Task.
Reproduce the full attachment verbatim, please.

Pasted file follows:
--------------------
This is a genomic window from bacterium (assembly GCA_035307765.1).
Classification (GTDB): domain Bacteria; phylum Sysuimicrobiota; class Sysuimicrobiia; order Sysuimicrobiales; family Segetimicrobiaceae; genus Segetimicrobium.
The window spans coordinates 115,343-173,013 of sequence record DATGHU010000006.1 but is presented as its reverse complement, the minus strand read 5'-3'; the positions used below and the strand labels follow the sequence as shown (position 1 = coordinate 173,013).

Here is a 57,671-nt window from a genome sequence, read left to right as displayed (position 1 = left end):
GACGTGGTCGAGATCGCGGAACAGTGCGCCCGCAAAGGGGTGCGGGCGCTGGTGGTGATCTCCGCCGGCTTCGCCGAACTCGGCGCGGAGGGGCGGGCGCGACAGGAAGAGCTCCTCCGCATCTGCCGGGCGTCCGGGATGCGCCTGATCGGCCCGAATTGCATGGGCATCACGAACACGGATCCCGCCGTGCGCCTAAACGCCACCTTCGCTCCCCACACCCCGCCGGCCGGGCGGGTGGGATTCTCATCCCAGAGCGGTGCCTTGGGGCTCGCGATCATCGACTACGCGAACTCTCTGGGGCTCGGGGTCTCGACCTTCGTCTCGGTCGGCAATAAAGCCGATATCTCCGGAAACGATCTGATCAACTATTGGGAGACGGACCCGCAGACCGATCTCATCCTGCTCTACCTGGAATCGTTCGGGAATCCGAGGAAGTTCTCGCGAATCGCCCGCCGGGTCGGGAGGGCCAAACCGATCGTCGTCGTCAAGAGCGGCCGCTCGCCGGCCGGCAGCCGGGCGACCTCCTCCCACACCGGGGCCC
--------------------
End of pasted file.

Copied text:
This is a genomic window from bacterium (assembly GCA_035307765.1).
Classification (GTDB): domain Bacteria; phylum Sysuimicrobiota; class Sysuimicrobiia; order Sysuimicrobiales; family Segetimicrobiaceae; genus Segetimicrobium.
The window spans coordinates 115,343-173,013 of sequence record DATGHU010000006.1 but is presented as its reverse complement, the minus strand read 5'-3'; the positions used below and the strand labels follow the sequence as shown (position 1 = coordinate 173,013).

Here is a 57,671-nt window from a genome sequence, read left to right as displayed (position 1 = left end):
GACGTGGTCGAGATCGCGGAACAGTGCGCCCGCAAAGGGGTGCGGGCGCTGGTGGTGATCTCCGCCGGCTTCGCCGAACTCGGCGCGGAGGGGCGGGCGCGACAGGAAGAGCTCCTCCGCATCTGCCGGGCGTCCGGGATGCGCCTGATCGGCCCGAATTGCATGGGCATCACGAACACGGATCCCGCCGTGCGCCTAAACGCCACCTTCGCTCCCCACACCCCGCCGGCCGGGCGGGTGGGATTCTCATCCCAGAGCGGTGCCTTGGGGCTCGCGATCATCGACTACGCGAACTCTCTGGGGCTCGGGGTCTCGACCTTCGTCTCGGTCGGCAATAAAGCCGATATCTCCGGAAACGATCTGATCAACTATTGGGAGACGGACCCGCAGACCGATCTCATCCTGCTCTACCTGGAATCGTTCGGGAATCCGAGGAAGTTCTCGCGAATCGCCCGCCGGGTCGGGAGGGCCAAACCGATCGTCGTCGTCAAGAGCGGCCGCTCGCCGGCCGGCAGCCGGGCGACCTCCTCCCACACCGGGGCCC